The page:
HbA1c gives you and your Health Professional the average of what your blood glucose is and if it is within the target. Always useful when wanting to change medication and to aid in the prevention of complications.
Target numbers have changed 48-58mmol/mol (new translation) 6.5-7.5mmol/l% (old translation) but the same target level.
B – is for blood pressure, a great way of checking your heart and kidneys are working effectively, aids the Health Professional and yourself in preventing complications such as heart attack, stroke and kidney problems
C – is your cholesterol, important for you to know what your levels are and the various parts of cholesterol. Aids in the prevention of heart attacks or stroke. It is important that you know what good and bad control is.
LDL (low-density lipids) bad cholesterol less than 2 mmol/l and needs to be lower than
HDL(high-density lipids) good cholesterol above 1mmol/l in men and above 1.2mmol/l in women.
Total cholesterol which needs to be less than 4mmol/l and
Triglycerides (bad cholesterol) less than 1.7mmol/l.
(Taken from the British Heart Foundation HIS3 Reducing Cholesterol Booklet)
That’s it, for now, I will continue with the alphabet over the coming weeks keeping you updated in simple terms.
Just so you know if there is anything you want to say, please leave feedback or any worries or concerns just email back, always between the two of us.
© 21 May 2014 MC
‘Since getting the new insulin pump, I have an appreciation for pockets.’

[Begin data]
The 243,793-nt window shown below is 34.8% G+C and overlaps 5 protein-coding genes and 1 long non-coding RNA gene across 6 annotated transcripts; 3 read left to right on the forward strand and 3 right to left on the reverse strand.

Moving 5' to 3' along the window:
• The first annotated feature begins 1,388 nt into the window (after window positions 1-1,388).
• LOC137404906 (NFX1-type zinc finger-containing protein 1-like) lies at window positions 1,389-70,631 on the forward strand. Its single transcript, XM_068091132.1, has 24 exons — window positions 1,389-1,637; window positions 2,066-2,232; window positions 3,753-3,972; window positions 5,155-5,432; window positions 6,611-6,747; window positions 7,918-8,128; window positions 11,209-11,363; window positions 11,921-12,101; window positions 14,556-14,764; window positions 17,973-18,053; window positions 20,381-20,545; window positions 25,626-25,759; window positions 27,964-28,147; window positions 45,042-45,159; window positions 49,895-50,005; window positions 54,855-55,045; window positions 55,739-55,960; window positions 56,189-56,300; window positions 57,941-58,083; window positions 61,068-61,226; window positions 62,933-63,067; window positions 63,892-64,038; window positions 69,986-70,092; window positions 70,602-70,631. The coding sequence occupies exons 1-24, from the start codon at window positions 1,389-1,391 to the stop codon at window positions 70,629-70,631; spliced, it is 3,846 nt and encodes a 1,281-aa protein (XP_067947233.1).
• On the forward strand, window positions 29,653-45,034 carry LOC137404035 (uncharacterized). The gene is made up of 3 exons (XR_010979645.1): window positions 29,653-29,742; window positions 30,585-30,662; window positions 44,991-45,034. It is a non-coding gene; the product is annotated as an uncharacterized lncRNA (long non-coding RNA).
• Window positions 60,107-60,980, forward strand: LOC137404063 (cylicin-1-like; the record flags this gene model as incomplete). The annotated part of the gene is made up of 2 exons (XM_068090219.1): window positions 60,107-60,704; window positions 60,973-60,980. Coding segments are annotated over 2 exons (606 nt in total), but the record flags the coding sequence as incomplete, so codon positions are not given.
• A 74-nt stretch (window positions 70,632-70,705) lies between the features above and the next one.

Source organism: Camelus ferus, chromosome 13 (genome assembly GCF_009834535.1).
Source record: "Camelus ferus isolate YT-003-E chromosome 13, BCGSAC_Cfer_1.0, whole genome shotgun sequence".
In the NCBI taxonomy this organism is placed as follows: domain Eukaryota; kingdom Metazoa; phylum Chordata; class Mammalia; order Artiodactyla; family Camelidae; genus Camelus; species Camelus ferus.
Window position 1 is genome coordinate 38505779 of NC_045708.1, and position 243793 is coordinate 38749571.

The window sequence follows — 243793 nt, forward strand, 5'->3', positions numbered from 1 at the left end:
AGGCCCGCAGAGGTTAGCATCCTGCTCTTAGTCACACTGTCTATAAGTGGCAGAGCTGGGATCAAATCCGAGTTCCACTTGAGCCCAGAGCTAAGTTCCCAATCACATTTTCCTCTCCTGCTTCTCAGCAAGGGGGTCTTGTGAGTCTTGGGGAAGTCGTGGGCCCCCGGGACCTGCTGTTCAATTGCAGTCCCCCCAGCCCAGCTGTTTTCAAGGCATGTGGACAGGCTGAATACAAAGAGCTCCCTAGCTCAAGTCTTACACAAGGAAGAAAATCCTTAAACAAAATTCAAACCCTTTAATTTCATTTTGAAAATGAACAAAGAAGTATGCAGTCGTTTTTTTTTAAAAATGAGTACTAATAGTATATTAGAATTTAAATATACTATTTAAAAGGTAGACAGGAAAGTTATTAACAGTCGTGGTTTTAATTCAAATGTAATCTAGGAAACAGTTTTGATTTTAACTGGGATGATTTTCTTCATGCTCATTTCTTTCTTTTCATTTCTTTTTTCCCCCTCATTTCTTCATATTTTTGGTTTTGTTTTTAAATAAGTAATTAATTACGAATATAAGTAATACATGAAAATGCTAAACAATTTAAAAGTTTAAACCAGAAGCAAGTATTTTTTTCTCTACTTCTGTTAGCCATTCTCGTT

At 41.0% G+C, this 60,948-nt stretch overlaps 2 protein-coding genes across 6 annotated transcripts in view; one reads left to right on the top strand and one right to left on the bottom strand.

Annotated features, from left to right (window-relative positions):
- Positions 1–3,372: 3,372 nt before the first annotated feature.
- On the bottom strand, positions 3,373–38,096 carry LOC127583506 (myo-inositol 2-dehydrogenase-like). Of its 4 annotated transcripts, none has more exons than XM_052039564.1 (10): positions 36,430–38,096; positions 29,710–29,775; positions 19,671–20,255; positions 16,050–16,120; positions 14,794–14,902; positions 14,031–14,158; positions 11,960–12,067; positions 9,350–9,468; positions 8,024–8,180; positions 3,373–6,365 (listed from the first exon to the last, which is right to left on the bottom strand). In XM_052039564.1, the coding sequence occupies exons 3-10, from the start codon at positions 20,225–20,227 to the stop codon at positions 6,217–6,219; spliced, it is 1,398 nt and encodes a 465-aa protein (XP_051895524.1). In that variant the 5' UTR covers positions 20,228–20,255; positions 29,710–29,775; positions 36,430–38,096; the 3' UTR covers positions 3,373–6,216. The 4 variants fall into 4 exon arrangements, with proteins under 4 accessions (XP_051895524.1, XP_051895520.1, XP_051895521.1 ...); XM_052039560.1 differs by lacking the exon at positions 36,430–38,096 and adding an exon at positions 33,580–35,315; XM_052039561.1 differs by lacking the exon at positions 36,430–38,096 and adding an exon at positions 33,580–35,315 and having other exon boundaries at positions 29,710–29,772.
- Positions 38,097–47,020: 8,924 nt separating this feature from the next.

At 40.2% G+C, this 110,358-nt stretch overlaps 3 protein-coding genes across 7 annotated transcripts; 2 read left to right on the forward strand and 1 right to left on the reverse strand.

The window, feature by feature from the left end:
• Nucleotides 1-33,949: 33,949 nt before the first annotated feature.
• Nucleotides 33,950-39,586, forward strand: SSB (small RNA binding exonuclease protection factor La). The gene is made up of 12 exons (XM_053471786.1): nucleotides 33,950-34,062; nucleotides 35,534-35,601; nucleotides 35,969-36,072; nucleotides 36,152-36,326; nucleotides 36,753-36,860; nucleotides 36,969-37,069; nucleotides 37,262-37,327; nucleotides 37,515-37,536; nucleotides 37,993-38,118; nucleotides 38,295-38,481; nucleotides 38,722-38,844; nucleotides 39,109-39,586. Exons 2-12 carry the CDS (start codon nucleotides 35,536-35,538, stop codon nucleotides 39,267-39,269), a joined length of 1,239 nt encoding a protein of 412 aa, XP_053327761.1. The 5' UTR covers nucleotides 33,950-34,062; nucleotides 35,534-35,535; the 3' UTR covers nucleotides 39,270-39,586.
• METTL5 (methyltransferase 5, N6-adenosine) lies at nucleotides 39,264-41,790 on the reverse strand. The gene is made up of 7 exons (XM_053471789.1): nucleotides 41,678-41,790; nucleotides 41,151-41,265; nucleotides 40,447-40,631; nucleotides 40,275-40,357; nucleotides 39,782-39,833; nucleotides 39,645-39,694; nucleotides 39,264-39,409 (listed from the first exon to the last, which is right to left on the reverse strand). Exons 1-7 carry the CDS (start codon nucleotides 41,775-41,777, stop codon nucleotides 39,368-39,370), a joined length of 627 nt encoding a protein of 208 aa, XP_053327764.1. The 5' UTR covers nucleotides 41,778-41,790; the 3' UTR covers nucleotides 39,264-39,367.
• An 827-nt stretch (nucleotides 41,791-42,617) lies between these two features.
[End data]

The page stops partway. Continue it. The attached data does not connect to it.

I smiled because it took me back to last August Bank Holiday, my family including grandchildren, were out for the day at Ingleton Falls when a young couple jogged past.
The young lady, tall slim with her midriff showing and a noticeable subcutaneous needle and catheter taped to her back. I instantly recognised it as part of her insulin pump, delivering insulin as and when it was required.
My daughter looked at me oddly as I smiled and she looked somewhat embarrassed as she stared. I whispered ‘diabetes – insulin pump’. My daughter caringly said ‘she must be really bad’. I replied ‘No she will have more control, her diabetes possibly hadn’t been so easy to regulate via pen devices’.
In my mind I wanted to say to this young woman ‘Well done you!’ Who had educated you, supported through your diagnosis and acceptance, given you the most positive of attitudes. In my assumption, she obviously had totally accepted her diabetes, it wasn’t a secret, if anything she was shouting out loud and clear I have Diabetes – so what!
I am not saying that all those living with diabetes do this because each person is different. We all have our own coping mechanisms.
What I am saying is be proud, it is hard work 24/7 when dealing with the diagnosis diabetes be it Type 1 or Type 2 and path it takes you along.
© 14 May 2014 MC
Guest Blogger: Brad Burton
Last week I went to MediaCity Manchester to improve my skills, regarding twitter with 4HubUK.
In a discussion about diabetes, business and networking, Brad Burton the man behind 4networking came into the conversation.
I tweeted that Naomi Timperley sent her regards and that I understood he had diabetes the answer came back “Yes, Diabetes Rocks! I was taken by surprise but totally delighted; I then asked if he could write a Guest Blog about his journey…..